Pearl and Hermes Atoll

PearlHermes

Pearl and Hermes Atoll is a true atoll that is primarily underwater and has numerous islets, seven of which are above sea level. While total land area is only 0.36 square km (80 acres), the reef area is huge, over 450 square miles (194,000 acres). The atoll is ever-changing, with islets emerging and subsiding.

 

The atoll was discovered by Westerners in 1822 when two English whaling ships, the Pearl and the Hermes, wrecked on the reef during a storm. In 1854, King Kamehameha III claimed the atoll. Since the atoll’s land base is small, it was largely spared the ravages of miners and feather hunters.

When Westerners first arrived, the atoll abounded with birds. Presently, about 160,000 birds from 22 species are seen. They include black-footed albatrosses, Tristram’s storm petrels, and one of two recorded Hawaiian nest sites of little terns.

The sandbar islets support coastal dry grasses, vines and herbal plants, including 16 native plant species and 12 introduced species. The plants survive because they are salt-tolerant and able to recover from frequent flooding events.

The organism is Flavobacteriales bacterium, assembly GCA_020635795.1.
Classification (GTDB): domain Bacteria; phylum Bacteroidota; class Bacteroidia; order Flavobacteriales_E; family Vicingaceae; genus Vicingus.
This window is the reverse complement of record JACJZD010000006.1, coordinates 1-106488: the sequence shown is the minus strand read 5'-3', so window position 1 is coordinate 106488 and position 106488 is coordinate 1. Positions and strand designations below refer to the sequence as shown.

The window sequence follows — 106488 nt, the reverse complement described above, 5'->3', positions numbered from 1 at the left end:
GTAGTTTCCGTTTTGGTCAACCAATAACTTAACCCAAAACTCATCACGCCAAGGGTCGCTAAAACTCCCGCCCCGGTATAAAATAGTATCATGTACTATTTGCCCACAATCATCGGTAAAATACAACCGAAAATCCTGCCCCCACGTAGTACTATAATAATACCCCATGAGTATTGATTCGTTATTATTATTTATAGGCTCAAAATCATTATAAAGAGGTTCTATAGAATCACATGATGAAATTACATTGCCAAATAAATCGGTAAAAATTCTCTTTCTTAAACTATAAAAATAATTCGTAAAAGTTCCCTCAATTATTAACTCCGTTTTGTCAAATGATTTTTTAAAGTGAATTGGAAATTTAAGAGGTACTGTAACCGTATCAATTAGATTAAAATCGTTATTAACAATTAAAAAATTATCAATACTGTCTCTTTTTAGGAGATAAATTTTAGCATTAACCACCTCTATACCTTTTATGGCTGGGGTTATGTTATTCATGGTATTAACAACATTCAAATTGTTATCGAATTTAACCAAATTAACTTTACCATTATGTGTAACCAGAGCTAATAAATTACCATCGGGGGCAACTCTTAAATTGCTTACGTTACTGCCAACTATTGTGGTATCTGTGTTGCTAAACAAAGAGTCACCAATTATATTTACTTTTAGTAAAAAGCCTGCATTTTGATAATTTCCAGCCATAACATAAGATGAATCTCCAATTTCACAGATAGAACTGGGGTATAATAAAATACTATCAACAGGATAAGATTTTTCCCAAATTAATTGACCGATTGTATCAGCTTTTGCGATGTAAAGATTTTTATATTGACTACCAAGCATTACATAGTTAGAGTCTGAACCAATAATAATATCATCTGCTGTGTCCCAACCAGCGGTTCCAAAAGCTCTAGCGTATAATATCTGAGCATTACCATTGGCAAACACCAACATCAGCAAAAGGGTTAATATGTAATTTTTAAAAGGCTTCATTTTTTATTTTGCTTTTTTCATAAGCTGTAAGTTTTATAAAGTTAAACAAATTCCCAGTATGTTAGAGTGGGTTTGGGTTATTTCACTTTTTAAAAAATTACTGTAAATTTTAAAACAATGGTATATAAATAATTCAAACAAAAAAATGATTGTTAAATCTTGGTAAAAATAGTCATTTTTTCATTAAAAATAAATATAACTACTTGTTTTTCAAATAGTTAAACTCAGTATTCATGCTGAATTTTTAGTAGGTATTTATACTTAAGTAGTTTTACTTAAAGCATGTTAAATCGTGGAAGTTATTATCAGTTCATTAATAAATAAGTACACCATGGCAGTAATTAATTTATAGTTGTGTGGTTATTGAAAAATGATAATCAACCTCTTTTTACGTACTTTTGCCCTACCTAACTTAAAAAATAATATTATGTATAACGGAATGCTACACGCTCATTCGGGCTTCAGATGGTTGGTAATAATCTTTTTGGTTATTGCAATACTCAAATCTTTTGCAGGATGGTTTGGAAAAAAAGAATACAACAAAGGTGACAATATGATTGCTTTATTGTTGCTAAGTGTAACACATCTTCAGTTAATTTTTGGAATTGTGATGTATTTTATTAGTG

Hawaiian monk seals and sea turtles breed and feed at Pearl and Hermes, and it is a mating area for spinner dolphins. The atoll has the highest standing stock of fish and the highest number of fish species in the NWHI. These include saber squirrelfish, eels, Galapagos sharks, sandbar sharks, ulua (big jacks), angelfish, aweoweo, uhu, and numerous lobsters. Hiding between the unique reef and lagoons are very unusual invertebrate habitats.

Black-lipped pearl oysters, at one time very common, were harvested in the late 1920s to make buttons from their shells. Over-harvested, the oysters were nearly eliminated, and today only a handful remain even long after their harvesting was declared illegal in 1929.

While there has been less human impact on this atoll than others in the NWHI, problems with marine debris and the occasional shipwreck still occur. Minimizing human contact may preserve the wildlife and marine life in this extensive reef ecosystem.